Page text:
What’s the feeling in the team like after a slow start?
We just have to realise that it’s a long tournament. A World Cup is five to six weeks and you have to build your campaign. We have been telling the boys to be patient and pace themselves. We’ve been playing good cricket throughout the last year and this year as well. The preparation in New Zealand could have been better, but given the injuries and everything that we had, I thought it was still good.
Having done so well last year, is it a shock to be in a position where you’re not winning matches?
Not winning is a concern. The important thing is to analyse why we’re not winning, and not panic. Fielding is an aspect we need to improve. In the big crucial games, we need to be more aggressive on the field and make sure we grab on to our chances. With the injuries with the bowling, we need to give them a bit of extra time to get into rhythm. Lasith Malinga and Suranga Lakmal are coming back from injury, and Sachithra Senanayake is coming back into the game as well. With the batting there are a few adjustments as well – a few people batting in different positions. It’s a big change from last year, but change is nothing new to the Sri Lankan team.
There’s been a lot of planning for this tournament, but have players lost form as they have arrived at it?
I don’t think people have lost form. Key players have been in and out with injury. Rangana Herath has been bowling really well. Nuwan Kulasekara is there or thereabouts. The part-timers have been doing a job as well. Even in the first game against New Zealand, all three guys who got fifties gave chances. If we had taken those chances, things would have been different. We have to be critical of ourselves there, and be more.
Are you drawing on the memory of the past campaigns where things have gone well?
The good thing about this unit is that the same group of players have been around for a long time. We’ve all seen this in tournaments before – how we start slow. In the World T20 and the previous World Cup it was the same. That said, we need to be calmer in certain situations. Thisara Perera is a vital part of our team, and he still hasn’t come right in New Zealand. We need to get him going at some stage. Angelo Mathews had an injury in the New Zealand series, so he’s just getting back into it. There are a lot of components in this team that just need to gel together. If we get that right, we’ll be fine. Individuals are performing, but we need to make a collective effort in the big games.
No one is rating Sri Lanka highly in this tournament. Do you think you have the quality in the squad to win the tournament?
We definitely have the personnel. No one gives us any chance in any tournament. Even back home, people don’t really rate us that high. We’ve come across that often, we’ve fought hard, and we’ve proven a lot of people wrong. We knew that playing these teams in these conditions was going to be tough. We will have our fair share of defeats – that’s a given. It’s not a tournament that you can completely dominate. But the idea is to win those crucial moments and crucial games and get to a position where we can strike.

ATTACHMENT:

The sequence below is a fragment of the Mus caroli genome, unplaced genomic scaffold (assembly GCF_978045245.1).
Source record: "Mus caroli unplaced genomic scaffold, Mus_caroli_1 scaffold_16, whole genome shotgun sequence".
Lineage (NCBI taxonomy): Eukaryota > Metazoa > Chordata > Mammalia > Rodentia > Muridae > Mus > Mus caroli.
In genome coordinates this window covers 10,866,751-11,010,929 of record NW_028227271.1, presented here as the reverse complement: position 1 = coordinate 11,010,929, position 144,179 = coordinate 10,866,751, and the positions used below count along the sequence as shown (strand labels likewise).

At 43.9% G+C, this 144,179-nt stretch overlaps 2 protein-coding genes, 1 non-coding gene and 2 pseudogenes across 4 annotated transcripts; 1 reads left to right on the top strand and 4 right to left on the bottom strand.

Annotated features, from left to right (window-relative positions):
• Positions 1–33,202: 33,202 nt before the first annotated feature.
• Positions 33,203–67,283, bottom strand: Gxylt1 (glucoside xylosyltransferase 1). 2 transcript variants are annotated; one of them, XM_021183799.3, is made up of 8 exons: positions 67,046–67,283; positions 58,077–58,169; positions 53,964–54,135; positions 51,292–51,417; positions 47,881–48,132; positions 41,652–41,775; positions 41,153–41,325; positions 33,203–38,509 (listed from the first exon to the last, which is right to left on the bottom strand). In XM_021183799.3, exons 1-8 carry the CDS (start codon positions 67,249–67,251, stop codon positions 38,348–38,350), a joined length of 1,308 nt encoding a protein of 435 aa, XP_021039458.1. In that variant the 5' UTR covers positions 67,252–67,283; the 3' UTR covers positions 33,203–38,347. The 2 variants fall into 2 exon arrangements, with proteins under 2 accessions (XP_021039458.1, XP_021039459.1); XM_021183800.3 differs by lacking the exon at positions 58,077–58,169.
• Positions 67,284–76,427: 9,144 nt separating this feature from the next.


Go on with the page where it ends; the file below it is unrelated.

What have Sri Lanka learned, strategy wise, in their time in New Zealand so far?
The weather and the pitches have been good, so the scores have been high. In those seven matches, there were at least one or two that we should have turned around. We were trying different things, whether through injury or experimenting. In that sense it was good – we figured out what we can and can’t use.
But tactically, we need to be smarter in these conditions. We will have certain limitations, but within those limitations, we know we can win matches when we play our brand of cricket. We don’t have bowlers who are 6ft 4in, who will get bounce from these tracks, but we have a unit that will create opportunities. We also won a World T20 without power hitters – our only power came from Thisara and Angelo. We go about our game in different
ways to teams like South Africa, Australia or New Zealand. But we have skilful batsmen who will be effective playing their way.
In Sri Lanka, 300-plus scores are quite rare. Does that background make it harder for you when you come to a tournament like this and 300 is talked of as the par score?
We have to realise why 300 is possible here. Some of the venues are very small, and the two new balls make the last 15 overs tough. It’s about getting though that first 30-35 overs with wickets in hand, then you can accelerate. So you have to pick up early wickets and keep taking them through the middle. You saw New Zealand do that against England. I don’t think it’s tough for us to get 300 with our batting. We came close in a couple of matches against New Zealand, but our finish hasn’t been great.
Interview by Andrew Fidel Fernando for Crickinfor